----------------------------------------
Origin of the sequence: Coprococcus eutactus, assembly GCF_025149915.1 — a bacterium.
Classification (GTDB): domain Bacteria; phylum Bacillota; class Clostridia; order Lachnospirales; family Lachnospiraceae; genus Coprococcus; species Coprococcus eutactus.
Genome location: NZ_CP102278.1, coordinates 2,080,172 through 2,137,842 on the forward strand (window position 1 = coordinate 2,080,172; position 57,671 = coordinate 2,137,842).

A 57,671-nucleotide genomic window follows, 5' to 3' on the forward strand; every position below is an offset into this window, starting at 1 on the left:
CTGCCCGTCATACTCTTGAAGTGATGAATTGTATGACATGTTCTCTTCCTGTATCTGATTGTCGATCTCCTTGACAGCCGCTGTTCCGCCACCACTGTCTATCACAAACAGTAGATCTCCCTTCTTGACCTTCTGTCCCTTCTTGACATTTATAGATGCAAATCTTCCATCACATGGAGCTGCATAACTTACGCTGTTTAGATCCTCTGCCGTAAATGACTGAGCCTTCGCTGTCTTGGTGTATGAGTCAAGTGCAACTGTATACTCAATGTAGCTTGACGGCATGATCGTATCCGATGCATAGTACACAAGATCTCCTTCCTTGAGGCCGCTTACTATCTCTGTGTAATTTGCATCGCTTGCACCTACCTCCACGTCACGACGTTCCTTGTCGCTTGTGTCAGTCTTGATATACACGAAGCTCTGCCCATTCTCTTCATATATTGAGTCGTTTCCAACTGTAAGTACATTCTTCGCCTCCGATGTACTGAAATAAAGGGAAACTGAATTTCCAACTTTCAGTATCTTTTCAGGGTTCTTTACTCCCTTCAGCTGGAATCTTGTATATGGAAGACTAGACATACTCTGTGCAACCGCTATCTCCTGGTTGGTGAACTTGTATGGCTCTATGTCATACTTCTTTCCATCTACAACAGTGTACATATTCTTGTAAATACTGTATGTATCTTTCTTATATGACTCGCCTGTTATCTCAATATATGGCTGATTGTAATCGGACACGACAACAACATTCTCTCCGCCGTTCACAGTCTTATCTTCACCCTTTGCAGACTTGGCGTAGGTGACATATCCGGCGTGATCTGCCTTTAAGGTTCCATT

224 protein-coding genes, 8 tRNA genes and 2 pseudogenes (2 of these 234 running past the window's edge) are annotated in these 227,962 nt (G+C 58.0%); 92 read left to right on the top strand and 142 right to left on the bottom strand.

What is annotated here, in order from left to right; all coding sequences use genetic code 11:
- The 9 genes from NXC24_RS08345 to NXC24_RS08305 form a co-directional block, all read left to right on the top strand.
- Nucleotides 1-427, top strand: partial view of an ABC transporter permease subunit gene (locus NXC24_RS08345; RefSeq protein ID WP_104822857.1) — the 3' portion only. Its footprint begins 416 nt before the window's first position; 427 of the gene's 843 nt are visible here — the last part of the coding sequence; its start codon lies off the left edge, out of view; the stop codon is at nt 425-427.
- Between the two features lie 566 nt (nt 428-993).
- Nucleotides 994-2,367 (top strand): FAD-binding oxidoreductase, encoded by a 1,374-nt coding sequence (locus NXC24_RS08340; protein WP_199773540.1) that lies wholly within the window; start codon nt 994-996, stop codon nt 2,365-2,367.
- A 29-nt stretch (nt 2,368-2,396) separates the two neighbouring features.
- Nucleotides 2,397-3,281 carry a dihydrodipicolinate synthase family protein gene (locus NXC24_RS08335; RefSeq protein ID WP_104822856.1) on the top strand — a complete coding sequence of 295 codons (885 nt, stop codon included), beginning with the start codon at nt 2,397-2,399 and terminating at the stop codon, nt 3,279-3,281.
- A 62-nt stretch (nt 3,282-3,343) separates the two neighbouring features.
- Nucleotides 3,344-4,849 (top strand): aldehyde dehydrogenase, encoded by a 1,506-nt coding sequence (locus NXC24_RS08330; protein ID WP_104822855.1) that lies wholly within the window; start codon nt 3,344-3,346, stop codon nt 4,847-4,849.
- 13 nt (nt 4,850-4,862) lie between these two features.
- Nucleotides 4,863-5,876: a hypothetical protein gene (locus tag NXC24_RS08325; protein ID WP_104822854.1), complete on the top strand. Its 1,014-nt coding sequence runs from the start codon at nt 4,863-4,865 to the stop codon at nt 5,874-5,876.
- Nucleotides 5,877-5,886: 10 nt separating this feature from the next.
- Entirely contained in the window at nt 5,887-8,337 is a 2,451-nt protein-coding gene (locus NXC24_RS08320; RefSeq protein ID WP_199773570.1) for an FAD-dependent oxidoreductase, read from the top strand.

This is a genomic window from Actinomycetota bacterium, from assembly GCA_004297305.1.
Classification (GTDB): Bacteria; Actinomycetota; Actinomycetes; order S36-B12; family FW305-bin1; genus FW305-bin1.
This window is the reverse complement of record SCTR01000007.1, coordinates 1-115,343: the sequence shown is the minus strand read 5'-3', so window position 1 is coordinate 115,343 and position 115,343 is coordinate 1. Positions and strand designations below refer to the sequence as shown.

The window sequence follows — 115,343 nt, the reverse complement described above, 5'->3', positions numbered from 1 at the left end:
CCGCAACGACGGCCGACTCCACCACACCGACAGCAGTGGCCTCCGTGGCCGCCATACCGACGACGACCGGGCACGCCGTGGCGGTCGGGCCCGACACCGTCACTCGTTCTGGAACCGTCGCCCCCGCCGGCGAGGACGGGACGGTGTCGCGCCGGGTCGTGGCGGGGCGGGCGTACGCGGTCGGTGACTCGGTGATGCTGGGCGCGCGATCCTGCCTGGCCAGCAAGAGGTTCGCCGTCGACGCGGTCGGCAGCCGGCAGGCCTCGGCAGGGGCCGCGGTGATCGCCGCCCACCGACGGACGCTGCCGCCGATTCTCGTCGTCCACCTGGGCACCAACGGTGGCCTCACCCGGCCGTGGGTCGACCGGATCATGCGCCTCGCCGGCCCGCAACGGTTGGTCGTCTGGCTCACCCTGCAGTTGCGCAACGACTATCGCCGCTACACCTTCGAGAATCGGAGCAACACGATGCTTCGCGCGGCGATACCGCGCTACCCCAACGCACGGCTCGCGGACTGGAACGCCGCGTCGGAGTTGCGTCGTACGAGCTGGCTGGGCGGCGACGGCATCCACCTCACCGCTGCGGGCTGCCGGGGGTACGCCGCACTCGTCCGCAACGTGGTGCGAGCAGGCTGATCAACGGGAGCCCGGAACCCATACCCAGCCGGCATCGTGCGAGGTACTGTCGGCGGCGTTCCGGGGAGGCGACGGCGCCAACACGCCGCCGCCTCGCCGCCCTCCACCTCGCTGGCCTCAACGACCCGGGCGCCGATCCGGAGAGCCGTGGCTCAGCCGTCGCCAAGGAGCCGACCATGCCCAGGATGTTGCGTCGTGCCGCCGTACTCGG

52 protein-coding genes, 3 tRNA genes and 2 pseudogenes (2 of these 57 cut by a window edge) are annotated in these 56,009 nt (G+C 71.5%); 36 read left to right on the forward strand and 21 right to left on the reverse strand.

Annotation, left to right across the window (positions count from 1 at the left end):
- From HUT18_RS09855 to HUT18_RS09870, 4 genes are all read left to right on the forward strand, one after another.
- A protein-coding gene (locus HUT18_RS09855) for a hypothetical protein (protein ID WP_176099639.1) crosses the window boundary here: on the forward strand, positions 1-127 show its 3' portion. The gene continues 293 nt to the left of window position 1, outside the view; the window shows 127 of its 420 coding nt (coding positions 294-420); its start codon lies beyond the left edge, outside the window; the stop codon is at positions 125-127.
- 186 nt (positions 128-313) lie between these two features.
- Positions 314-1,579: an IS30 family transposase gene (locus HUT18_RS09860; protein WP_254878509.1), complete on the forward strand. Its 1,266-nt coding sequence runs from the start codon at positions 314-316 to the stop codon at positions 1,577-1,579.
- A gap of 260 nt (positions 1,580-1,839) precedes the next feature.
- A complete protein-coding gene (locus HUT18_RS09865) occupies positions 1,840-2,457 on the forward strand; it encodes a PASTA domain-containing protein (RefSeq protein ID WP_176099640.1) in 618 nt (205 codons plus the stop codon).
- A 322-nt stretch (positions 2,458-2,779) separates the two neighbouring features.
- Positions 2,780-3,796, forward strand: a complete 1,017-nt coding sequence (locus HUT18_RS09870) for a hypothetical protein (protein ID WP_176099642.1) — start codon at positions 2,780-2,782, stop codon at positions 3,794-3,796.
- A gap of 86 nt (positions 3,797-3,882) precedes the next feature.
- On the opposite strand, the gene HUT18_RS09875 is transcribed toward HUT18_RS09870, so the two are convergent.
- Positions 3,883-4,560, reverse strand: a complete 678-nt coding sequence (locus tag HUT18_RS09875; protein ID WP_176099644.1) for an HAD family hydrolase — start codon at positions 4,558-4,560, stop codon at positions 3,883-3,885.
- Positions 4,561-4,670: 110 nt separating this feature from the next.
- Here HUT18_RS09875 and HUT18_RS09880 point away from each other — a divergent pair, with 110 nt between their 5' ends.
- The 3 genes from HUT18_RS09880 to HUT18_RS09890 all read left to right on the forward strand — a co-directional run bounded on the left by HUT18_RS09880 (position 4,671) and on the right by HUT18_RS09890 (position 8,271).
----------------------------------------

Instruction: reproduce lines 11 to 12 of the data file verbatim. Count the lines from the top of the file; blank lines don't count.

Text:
- Nucleotides 994-2,367 (top strand): FAD-binding oxidoreductase, encoded by a 1,374-nt coding sequence (locus NXC24_RS08340; protein WP_199773540.1) that lies wholly within the window; start codon nt 994-996, stop codon nt 2,365-2,367.
- A 29-nt stretch (nt 2,368-2,396) separates the two neighbouring features.